Does Anyone Admit Mistakes Anymore?
It appears that it's not currently acceptable to practice admitting mistakes, particularly in the realm of service to others. What happened to the days when people accepted wrong-doing and took ownership for their mistakes? Customer relationship failure in the public and private sector appears in vogue.
We live in a litigious society. I suspect that lawyering and other policy pressures have far reaching implications in affecting this problem. Instead of civility, we have a culture which perpetuates the concept of "protecting one's back-side." The days when people displayed integrity and provided quality service appear to have vanished.
I just got off the phone with a business that I deal with. I was questioning my billing statement, but the service representative kept talking over me. Finally, I interrupted her by saying, "Would you please listen to me?" After sharing my concern and being put on hold, she responded with, "We will credit that charge on your account." In the old days, the conversation would have gone something like this: "I am sorry; you were right; that charge should not have appeared on your statement; we will gladly rectify the problem immediately; thank you for notifying us of your problem."
In many places it appears that the organizational wheels are turning and managers are training their customer service staff to avoid admitting mistakes at all costs. I assume their logic is that admitting mistakes means that one must take responsibility for the error. Such an approach to customer service might then leave workers open to possible retaliation, insults, or litigation. I suppose some greedy individuals may want to sue their department store, but most people merely want their problem handled in a civil manner. It's that simple.
In today's world, it doesn't appear to matter whether people do the right thing for others. The driving force is to do what's in one's own best interest; to do what is expedient. This is often true in issues involving the welfare of children.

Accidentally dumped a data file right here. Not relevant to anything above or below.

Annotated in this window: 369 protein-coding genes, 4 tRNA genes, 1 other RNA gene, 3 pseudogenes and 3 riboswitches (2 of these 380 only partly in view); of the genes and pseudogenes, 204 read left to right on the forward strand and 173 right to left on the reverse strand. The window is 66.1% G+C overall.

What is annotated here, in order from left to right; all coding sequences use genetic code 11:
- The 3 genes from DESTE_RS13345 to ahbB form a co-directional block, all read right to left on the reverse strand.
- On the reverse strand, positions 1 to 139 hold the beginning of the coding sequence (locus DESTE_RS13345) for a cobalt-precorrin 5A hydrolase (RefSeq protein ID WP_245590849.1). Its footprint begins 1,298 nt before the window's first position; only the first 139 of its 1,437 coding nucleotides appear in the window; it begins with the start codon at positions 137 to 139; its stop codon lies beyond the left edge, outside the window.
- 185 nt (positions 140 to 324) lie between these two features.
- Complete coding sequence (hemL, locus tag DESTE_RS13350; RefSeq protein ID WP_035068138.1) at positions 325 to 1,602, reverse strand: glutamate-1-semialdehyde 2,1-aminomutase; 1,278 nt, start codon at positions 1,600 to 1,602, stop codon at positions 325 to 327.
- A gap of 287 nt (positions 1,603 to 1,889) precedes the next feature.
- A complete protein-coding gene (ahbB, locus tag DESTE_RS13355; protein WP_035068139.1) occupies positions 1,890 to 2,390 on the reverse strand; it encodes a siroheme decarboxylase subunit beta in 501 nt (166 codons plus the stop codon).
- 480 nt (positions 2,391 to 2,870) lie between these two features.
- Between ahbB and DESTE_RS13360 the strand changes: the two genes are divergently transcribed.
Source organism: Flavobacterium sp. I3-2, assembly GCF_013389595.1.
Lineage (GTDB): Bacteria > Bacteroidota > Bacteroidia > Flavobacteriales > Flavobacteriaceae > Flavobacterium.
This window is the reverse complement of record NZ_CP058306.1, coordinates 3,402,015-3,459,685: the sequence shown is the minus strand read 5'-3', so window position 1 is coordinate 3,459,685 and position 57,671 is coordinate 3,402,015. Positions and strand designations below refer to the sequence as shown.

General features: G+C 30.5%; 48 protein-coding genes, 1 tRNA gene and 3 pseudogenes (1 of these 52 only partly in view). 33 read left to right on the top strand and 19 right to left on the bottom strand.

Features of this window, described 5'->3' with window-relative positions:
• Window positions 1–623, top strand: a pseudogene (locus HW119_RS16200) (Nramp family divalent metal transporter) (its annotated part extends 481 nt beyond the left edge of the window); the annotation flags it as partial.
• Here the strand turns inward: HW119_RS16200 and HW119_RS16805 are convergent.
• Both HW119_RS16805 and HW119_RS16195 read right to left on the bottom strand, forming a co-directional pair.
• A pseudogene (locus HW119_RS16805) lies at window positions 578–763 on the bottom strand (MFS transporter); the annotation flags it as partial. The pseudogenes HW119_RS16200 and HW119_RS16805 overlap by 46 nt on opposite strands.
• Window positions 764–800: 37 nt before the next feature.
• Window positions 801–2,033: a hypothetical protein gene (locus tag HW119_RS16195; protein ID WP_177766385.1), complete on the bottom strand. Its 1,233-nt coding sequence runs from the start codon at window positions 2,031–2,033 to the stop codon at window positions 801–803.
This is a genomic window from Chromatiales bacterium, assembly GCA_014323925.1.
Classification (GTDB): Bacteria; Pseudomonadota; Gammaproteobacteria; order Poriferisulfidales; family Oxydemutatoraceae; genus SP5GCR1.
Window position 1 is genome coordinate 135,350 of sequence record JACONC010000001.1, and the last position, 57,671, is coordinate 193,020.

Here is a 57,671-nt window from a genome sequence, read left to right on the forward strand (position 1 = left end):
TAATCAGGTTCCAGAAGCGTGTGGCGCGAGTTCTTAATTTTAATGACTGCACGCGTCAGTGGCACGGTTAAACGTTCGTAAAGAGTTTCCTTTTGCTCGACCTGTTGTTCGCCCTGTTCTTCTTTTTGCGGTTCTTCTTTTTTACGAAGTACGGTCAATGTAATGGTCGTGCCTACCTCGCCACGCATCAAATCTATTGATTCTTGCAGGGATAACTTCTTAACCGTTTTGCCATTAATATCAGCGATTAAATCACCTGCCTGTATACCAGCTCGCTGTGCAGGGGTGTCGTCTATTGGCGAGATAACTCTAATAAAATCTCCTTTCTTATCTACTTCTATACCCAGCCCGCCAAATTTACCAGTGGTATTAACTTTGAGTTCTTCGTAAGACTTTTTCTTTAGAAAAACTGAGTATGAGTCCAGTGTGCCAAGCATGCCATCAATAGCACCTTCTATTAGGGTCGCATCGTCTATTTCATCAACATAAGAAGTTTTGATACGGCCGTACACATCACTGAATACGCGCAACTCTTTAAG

Some insights for those serving the needs of others are:
- Tell the truth.
- Admit your mistakes when you are wrong.
- Thank others for pointing out your errors.
- Demonstrate courage by doing the right thing for others. Maintaining your integrity is more important than following unreasonable rules.
- People like it and respond when you treat them right.
- Bring back the days when you can reach a live person on the telephone, even if it doesn't appear cost effective.
- Admitting mistakes is not a sign of weakness; on the contrary it is a sign of strength.
- People see you as more human when you take responsibility for your blunders.
- Forgive yourself for being less than perfect.
- Good leaders show strength as well as times of vulnerability.
- "Selling out" to other is a good way of betraying yourself.
We need a cultural paradigm shift. What happened to "honesty is the best policy?" Serving each other means demonstrating leadership, civility, and the courage to admit mistakes. Only then can our society regain the integrity that has been lost through our feeble efforts to protect ourselves from our own humanity.
James P. Krehbiel is a licensed professional counselor and nationally certified cognitive-behavioral therapist practicing in Scottsdale, Arizona. He can be reached at (480) 664-6665 or krehbielcounseling.com.